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1857 (Eighteen Fifty-Seven)

1857 (Eighteen Fifty-Seven)
£22.50
Item Code: IDG301
Author: Foreward by MAULANA ABUL KALAM AZAD
Publisher: Publications Division, Government of India
Language: English
Edition: 1995
ISBN: 8123000936
Pages: 505 (B & W Illus: 8, Figure: 2)
Cover: Paperback
Other Details: 9.5"X6.5"
Introduction:

S. N. Sen's'S 1857, which was published on the centenary of the uprising, was in the tradition of the great narratives which were produced by English men in the 19th century. It was written at the request of the Government of India and was sponsored by the latter. In fact, as the then Education Minister, Maulana Abul Kalam Azad clarified in the foreward to the first edition, the plan to publish a book on the revolt to coincide with the centenary was very much his idea. Sen, a professional historian, who had originally specialised in Maratha history, was commissioned to write the history. It was not produced out of an inner compulsion on the part of the historian.

Azad's foreward provides certain clues to the brief that was given to Sen. Azad felt that the "time had now come to write a new and objective history of the movement of 1857." The book would be an "authoritative account" based on "facts and facts alone." It would be written from the "standpoint of true historian" and avoid "all appeal to passion or sentiment." Sen echoed these attitudes in his Preface. The key words of the Preface were "dispassionate study," "purely objective and scrupulously impartial." Even in 1957 it was surprising how Sen could take seriously all these claims of objectivity and impartiality of the historian. Professor Sushobhan Sarkar noted this in a very early review of the book: "Historical writing.. involves a process of selection from the mass of available facts on the basis of the author's conception of what is important and relevant and what is not; an arrangement of the selected material in a coherent manner; an attempt to draw possible links between different events; a presentation of reflections and inferences which occur to the mind. All these imply point or points of view, an outlook which is the product of a certain experience and environment. It is idle to pretend that one can shake off such points of view." (1)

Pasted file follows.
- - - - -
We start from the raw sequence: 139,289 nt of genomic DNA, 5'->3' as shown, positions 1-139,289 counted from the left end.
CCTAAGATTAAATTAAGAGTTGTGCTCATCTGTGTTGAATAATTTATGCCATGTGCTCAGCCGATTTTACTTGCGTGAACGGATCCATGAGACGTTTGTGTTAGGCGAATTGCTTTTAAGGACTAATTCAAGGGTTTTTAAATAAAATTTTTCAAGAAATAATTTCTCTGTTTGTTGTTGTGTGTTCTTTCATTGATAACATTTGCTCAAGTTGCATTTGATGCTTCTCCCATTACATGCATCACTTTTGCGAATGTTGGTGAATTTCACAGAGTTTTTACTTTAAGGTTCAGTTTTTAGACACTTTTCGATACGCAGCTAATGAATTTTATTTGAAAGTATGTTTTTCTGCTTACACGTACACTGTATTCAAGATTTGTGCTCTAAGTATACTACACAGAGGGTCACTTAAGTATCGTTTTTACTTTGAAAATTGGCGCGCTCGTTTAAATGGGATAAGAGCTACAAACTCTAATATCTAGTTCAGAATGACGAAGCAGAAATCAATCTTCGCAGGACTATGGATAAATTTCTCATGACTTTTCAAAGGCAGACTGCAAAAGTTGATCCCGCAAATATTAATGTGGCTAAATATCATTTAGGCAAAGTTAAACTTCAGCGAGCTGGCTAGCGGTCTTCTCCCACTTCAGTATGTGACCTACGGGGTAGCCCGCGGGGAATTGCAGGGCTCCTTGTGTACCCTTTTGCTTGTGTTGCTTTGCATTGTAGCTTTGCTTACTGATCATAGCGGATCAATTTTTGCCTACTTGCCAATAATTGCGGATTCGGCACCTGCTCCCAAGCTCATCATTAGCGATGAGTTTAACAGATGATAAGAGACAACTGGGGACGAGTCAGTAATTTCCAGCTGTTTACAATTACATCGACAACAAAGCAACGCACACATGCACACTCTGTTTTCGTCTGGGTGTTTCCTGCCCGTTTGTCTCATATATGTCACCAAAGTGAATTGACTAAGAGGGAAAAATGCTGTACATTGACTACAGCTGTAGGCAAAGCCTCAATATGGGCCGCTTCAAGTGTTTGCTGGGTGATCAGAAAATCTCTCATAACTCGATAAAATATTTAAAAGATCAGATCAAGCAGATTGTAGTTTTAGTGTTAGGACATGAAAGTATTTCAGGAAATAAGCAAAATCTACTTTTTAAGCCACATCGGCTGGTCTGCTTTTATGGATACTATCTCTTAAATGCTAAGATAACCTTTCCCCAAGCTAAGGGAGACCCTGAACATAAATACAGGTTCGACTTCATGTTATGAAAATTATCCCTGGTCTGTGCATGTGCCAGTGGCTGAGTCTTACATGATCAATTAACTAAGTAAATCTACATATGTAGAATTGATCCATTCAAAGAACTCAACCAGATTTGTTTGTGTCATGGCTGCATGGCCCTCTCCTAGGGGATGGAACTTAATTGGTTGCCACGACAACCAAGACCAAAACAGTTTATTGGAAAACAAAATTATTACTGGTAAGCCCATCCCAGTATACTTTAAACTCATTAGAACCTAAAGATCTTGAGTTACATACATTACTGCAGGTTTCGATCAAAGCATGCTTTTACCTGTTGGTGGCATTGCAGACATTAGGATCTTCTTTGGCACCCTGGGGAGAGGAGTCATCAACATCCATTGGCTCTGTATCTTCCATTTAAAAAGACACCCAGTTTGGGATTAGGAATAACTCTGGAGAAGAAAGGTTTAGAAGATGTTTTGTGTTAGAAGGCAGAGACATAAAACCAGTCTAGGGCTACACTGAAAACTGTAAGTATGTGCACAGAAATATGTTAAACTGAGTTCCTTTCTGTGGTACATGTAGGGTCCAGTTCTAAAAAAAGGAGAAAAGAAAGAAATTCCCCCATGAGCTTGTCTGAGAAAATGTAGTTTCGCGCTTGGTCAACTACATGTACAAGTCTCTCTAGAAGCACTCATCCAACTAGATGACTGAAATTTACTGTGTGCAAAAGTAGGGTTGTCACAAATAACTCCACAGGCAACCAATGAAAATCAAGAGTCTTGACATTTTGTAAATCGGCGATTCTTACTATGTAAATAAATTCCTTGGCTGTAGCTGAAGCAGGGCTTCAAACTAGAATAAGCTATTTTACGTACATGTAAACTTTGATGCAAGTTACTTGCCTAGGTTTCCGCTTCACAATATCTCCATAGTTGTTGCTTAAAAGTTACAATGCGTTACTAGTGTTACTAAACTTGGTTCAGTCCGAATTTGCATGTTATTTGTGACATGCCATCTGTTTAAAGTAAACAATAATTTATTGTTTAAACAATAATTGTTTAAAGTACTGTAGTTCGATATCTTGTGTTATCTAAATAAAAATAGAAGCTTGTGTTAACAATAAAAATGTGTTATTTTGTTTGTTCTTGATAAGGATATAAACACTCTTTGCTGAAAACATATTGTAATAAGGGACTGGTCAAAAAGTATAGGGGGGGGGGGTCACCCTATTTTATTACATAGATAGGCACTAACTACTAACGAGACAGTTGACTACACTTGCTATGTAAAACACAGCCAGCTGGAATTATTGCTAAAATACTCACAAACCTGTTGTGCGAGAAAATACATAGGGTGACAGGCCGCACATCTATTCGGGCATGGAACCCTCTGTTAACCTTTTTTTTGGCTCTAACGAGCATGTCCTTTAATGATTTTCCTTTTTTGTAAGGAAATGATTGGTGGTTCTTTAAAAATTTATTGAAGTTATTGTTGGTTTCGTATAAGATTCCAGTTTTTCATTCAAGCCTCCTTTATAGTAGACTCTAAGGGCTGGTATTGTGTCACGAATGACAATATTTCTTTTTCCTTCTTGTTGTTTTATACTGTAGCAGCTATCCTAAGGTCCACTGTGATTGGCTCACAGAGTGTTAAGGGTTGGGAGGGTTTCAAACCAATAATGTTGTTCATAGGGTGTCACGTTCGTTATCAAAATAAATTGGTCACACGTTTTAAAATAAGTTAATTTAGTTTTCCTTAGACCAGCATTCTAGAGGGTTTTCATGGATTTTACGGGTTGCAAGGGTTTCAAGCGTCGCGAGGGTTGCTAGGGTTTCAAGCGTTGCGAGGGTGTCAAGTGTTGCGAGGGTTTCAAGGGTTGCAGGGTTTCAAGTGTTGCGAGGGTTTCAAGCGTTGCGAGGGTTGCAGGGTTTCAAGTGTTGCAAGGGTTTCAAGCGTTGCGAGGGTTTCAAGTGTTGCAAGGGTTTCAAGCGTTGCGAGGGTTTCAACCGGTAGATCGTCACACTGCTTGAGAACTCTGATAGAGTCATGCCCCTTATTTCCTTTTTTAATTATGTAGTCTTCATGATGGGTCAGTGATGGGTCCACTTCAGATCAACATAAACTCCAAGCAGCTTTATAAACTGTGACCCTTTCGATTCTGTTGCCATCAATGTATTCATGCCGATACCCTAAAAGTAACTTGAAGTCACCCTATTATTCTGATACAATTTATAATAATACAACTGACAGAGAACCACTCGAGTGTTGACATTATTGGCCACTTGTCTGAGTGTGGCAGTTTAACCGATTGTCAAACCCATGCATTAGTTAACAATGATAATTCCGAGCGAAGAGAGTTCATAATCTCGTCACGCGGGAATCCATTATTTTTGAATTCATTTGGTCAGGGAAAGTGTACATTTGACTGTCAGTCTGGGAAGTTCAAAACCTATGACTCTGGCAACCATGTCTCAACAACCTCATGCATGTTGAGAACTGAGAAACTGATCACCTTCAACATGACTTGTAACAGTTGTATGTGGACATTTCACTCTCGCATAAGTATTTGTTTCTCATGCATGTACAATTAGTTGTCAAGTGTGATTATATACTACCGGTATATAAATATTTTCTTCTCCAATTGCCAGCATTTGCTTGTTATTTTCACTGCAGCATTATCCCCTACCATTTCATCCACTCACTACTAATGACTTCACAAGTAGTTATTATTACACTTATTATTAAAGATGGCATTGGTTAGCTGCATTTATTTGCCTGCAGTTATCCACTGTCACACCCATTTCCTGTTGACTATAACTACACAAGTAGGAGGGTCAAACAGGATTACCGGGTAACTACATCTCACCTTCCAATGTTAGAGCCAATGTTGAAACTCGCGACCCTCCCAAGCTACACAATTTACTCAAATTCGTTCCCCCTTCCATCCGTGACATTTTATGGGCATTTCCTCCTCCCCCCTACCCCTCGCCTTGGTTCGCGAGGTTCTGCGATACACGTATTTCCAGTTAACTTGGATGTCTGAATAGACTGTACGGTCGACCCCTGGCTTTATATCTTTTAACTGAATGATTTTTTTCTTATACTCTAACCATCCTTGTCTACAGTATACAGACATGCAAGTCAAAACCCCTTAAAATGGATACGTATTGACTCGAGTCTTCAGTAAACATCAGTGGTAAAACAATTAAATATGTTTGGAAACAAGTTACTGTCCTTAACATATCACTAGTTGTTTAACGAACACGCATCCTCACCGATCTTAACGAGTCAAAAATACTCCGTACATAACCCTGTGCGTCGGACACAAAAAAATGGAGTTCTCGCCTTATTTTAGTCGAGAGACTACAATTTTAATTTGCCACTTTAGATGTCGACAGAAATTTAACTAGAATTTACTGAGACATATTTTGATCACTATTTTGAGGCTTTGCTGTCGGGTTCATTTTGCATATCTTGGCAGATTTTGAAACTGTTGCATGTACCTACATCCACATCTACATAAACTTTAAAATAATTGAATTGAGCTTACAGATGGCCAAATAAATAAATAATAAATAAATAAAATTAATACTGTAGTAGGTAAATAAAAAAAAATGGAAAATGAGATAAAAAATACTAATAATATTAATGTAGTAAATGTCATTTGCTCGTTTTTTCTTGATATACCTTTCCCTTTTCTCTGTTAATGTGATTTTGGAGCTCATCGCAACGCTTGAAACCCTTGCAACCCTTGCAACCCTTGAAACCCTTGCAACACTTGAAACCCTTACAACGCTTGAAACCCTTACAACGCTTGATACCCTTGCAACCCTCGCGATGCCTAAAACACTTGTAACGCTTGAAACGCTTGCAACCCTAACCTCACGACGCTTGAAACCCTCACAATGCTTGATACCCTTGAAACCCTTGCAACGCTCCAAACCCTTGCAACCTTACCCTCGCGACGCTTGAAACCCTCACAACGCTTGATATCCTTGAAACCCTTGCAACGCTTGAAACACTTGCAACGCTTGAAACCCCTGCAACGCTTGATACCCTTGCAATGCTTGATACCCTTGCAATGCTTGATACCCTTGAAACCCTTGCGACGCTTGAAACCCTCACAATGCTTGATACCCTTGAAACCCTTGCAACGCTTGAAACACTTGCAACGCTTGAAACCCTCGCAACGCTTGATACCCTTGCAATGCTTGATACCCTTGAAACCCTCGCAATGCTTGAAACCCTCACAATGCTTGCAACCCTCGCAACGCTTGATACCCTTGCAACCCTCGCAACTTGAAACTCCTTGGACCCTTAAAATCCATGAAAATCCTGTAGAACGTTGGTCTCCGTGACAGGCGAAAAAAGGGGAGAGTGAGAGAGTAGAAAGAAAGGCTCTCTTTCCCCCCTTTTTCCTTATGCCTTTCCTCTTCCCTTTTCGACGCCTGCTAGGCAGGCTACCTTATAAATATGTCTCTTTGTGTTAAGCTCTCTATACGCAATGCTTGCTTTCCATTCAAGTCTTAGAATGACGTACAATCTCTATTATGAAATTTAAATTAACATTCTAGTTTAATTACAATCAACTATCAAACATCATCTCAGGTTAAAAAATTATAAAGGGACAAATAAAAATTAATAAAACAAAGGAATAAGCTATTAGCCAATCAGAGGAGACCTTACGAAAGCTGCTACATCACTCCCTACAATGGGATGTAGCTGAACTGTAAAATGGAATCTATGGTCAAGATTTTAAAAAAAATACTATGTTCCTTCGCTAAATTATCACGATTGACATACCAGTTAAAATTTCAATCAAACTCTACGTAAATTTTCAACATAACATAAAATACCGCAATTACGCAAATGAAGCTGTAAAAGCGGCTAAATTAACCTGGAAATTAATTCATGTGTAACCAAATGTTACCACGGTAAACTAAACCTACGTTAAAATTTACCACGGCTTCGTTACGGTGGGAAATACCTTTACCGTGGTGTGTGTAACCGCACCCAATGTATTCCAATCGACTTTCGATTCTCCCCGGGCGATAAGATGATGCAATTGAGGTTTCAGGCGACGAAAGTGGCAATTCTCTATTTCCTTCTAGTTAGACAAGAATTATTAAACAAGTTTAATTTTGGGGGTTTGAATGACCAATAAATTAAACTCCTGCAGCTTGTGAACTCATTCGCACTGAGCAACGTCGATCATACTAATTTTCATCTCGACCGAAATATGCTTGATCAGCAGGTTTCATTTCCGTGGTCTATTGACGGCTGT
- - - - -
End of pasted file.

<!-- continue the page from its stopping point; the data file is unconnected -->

CONTENTS

Page
FOREWORD BY A. K. Azadv
PREFACExxix
CHAPTER
OneTHE CAUSES1
TwoTHE PRELUDE39
ThreeDELHI64
APPENDIX114
FourKANPUR117
APPENDIX158
FiveOUDH168
SixBIHAR242
SevenJHANSI264
APPENDIX295
EightRAJPUTANA AND CENTRAL INDIA306
NineTHE PUNJAB327
TenTHE LAST PHASE346
APPENDIX I384
APPENDIX II387
APPENDIX III394
ElevenA REVIEW401
BIBLIOGRAPHY420
GLOSSARY439
INDEX441

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